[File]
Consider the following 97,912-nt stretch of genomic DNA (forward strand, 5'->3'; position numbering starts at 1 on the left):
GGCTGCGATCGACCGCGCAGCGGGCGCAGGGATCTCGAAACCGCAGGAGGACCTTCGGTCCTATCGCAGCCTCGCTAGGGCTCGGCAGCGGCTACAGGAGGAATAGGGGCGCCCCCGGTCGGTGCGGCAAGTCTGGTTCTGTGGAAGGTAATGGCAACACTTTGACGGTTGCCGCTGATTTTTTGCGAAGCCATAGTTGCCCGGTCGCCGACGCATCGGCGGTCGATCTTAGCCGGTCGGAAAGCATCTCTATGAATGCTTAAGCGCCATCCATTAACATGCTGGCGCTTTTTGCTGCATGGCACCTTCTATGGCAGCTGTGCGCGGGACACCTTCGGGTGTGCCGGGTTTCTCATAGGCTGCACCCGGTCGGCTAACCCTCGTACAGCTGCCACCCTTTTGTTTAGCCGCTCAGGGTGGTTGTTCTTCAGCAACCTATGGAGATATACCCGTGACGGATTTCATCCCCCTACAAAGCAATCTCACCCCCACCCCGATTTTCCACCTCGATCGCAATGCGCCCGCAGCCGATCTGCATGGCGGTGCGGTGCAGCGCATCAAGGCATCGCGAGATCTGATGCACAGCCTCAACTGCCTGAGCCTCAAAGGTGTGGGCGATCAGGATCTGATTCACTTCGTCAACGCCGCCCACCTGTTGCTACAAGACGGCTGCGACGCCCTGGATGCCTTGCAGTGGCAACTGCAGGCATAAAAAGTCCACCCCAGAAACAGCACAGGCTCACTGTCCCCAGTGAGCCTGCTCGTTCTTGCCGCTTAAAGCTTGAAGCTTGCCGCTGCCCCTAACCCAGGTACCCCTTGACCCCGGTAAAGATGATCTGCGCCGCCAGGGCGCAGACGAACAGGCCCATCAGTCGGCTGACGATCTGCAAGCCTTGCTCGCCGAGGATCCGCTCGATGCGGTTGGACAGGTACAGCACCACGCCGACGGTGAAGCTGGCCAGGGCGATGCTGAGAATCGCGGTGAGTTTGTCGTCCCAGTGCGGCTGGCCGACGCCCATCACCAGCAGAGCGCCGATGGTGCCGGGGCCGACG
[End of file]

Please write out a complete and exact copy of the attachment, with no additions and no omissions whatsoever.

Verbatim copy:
Consider the following 97,912-nt stretch of genomic DNA (forward strand, 5'->3'; position numbering starts at 1 on the left):
GGCTGCGATCGACCGCGCAGCGGGCGCAGGGATCTCGAAACCGCAGGAGGACCTTCGGTCCTATCGCAGCCTCGCTAGGGCTCGGCAGCGGCTACAGGAGGAATAGGGGCGCCCCCGGTCGGTGCGGCAAGTCTGGTTCTGTGGAAGGTAATGGCAACACTTTGACGGTTGCCGCTGATTTTTTGCGAAGCCATAGTTGCCCGGTCGCCGACGCATCGGCGGTCGATCTTAGCCGGTCGGAAAGCATCTCTATGAATGCTTAAGCGCCATCCATTAACATGCTGGCGCTTTTTGCTGCATGGCACCTTCTATGGCAGCTGTGCGCGGGACACCTTCGGGTGTGCCGGGTTTCTCATAGGCTGCACCCGGTCGGCTAACCCTCGTACAGCTGCCACCCTTTTGTTTAGCCGCTCAGGGTGGTTGTTCTTCAGCAACCTATGGAGATATACCCGTGACGGATTTCATCCCCCTACAAAGCAATCTCACCCCCACCCCGATTTTCCACCTCGATCGCAATGCGCCCGCAGCCGATCTGCATGGCGGTGCGGTGCAGCGCATCAAGGCATCGCGAGATCTGATGCACAGCCTCAACTGCCTGAGCCTCAAAGGTGTGGGCGATCAGGATCTGATTCACTTCGTCAACGCCGCCCACCTGTTGCTACAAGACGGCTGCGACGCCCTGGATGCCTTGCAGTGGCAACTGCAGGCATAAAAAGTCCACCCCAGAAACAGCACAGGCTCACTGTCCCCAGTGAGCCTGCTCGTTCTTGCCGCTTAAAGCTTGAAGCTTGCCGCTGCCCCTAACCCAGGTACCCCTTGACCCCGGTAAAGATGATCTGCGCCGCCAGGGCGCAGACGAACAGGCCCATCAGTCGGCTGACGATCTGCAAGCCTTGCTCGCCGAGGATCCGCTCGATGCGGTTGGACAGGTACAGCACCACGCCGACGGTGAAGCTGGCCAGGGCGATGCTGAGAATCGCGGTGAGTTTGTCGTCCCAGTGCGGCTGGCCGACGCCCATCACCAGCAGAGCGCCGATGGTGCCGGGGCCGACG